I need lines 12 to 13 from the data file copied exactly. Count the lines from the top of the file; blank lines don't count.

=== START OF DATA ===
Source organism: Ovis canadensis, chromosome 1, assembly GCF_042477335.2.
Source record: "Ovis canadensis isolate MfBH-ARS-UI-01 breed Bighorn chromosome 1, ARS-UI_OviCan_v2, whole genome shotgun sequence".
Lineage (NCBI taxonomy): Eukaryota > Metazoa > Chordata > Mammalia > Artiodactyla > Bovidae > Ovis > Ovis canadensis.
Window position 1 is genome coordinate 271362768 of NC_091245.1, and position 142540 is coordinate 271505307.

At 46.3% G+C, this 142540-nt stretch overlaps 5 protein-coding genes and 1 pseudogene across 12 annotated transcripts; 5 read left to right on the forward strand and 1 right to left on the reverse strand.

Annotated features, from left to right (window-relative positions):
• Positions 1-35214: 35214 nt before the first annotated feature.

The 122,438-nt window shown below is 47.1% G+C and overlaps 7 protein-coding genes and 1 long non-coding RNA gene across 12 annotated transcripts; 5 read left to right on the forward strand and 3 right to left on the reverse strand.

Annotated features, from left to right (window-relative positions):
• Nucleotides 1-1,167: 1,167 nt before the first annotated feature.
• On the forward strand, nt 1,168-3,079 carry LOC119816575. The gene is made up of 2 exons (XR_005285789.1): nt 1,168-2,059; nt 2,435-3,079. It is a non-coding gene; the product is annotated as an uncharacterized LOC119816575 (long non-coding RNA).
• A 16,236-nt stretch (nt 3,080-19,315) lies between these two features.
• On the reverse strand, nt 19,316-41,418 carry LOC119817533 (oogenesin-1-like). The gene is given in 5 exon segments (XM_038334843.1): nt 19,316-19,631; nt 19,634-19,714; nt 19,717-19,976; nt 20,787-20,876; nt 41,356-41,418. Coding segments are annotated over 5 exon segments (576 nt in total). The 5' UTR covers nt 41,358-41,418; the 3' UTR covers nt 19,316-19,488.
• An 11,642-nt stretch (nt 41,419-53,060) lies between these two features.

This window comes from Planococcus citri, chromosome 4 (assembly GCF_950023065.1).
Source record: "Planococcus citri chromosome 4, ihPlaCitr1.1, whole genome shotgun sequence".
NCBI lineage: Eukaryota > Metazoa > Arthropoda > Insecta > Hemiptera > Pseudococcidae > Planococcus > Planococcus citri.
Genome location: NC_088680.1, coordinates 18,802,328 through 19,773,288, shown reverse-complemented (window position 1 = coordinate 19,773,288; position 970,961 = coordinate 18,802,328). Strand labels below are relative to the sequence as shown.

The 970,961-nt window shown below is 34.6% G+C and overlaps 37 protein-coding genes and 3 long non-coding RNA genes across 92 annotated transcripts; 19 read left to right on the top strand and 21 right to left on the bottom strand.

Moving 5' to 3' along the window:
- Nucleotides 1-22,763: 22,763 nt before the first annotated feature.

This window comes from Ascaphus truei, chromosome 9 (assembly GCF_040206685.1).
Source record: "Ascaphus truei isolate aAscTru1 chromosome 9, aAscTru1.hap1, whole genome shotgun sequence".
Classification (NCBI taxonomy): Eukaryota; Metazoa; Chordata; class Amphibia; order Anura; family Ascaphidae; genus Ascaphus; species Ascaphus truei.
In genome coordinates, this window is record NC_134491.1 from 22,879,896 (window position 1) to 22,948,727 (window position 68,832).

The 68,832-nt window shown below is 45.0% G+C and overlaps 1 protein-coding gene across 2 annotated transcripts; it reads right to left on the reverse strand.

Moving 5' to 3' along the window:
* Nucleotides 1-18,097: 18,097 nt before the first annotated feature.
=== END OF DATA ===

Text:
• A 16,236-nt stretch (nt 3,080-19,315) lies between these two features.
• On the reverse strand, nt 19,316-41,418 carry LOC119817533 (oogenesin-1-like). The gene is given in 5 exon segments (XM_038334843.1): nt 19,316-19,631; nt 19,634-19,714; nt 19,717-19,976; nt 20,787-20,876; nt 41,356-41,418. Coding segments are annotated over 5 exon segments (576 nt in total). The 5' UTR covers nt 41,358-41,418; the 3' UTR covers nt 19,316-19,488.